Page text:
With every Pixel release, there seem to be different types of criticisms that seem to contradict year over year. For years, the critique was that the Pixel only had one rear camera where other Android competitors implemented multiple camera setups. This changed with the Pixel 4, where the company added a telephoto lens. But the tech reviewing community groaned and said that the more useful lens to add was ultrawide. So what does Google do with the Pixel 5? They replace the telephoto with the ultrawide, only to have those same reviewers say that they miss the telephoto lens from the previous year.
Another criticism of the Pixel line has long been price point. With the Pixel 4 series, Google priced the phone like Samsung and Apple with the premium feeling phone that seemed to justify its place in the big leagues. After years of demanding Google to take the premium segment more seriously, the criticism then morphed into a concession that the only companies that thrive at the high-end are Apple and Samsung, particularly in North America.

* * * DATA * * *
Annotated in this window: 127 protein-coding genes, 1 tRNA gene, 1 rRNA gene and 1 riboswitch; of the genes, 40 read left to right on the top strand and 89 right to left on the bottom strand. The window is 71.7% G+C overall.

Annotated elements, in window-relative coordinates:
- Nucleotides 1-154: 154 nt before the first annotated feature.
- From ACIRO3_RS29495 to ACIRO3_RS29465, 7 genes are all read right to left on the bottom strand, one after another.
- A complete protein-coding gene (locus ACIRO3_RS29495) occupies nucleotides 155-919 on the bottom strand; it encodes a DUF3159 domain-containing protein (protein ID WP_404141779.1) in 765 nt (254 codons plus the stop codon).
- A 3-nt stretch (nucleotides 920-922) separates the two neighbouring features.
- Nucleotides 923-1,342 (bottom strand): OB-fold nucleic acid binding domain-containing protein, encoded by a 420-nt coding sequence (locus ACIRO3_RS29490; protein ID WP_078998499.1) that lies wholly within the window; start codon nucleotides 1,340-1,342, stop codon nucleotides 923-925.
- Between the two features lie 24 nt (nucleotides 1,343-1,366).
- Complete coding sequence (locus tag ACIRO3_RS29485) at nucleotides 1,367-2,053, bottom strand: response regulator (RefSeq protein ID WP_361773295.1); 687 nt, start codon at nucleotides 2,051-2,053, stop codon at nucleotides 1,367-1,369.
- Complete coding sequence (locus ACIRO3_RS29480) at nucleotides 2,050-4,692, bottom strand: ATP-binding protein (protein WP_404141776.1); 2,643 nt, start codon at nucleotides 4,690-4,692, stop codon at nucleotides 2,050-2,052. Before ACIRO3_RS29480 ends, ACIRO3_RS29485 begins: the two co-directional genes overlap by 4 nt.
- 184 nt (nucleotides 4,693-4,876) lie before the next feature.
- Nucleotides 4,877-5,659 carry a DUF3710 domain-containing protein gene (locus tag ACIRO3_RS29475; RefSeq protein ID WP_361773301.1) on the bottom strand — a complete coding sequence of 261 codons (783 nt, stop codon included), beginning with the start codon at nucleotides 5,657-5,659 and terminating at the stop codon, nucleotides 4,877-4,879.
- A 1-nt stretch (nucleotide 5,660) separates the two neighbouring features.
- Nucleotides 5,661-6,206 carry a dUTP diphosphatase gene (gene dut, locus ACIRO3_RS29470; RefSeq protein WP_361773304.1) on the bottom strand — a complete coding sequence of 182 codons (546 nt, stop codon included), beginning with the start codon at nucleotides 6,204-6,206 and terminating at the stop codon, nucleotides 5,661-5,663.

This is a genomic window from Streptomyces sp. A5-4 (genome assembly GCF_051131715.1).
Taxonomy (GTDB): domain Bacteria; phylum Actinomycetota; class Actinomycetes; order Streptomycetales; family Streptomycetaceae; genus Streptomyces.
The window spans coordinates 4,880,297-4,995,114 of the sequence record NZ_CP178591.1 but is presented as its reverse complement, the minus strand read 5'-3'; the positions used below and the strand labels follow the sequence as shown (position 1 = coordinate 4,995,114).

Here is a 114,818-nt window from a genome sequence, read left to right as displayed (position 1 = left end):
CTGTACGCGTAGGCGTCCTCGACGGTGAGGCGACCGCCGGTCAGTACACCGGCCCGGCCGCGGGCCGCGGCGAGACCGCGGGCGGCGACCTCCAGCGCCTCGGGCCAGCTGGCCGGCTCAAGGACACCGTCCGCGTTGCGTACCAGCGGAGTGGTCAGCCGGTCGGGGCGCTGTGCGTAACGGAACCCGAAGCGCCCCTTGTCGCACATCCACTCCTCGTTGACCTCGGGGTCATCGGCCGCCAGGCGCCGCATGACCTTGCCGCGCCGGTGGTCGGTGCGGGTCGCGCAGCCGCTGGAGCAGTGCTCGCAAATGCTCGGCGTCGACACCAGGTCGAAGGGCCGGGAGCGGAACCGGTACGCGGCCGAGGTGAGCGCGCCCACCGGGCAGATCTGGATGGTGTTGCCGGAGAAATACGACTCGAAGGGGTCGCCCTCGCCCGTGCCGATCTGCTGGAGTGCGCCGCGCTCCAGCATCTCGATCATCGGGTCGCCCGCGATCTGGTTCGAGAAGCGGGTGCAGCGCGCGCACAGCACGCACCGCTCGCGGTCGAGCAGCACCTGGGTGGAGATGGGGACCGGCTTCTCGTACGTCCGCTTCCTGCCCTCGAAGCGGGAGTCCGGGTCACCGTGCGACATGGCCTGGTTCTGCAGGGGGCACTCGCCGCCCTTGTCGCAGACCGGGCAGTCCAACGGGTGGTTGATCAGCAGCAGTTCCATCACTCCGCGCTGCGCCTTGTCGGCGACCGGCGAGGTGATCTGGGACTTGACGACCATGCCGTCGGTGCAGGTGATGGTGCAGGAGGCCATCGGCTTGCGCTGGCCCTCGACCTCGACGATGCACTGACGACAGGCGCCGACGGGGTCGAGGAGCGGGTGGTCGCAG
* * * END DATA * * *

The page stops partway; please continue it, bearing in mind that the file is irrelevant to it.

Of the many criticisms of the Pixel 4 and 4 XL, it was that the price was too high and that perhaps Google should consider operating in the midrange instead of playing a losing game of catchup with Apple and Samsung. So what does Google do with the Pixel 5? Do exactly that. And what has the response been? Reviewers appreciate the lower price point of the Pixel 5 but wish that Google would make a truly high-end phone experience. The shifting of the narrative has been constant with the Pixel line.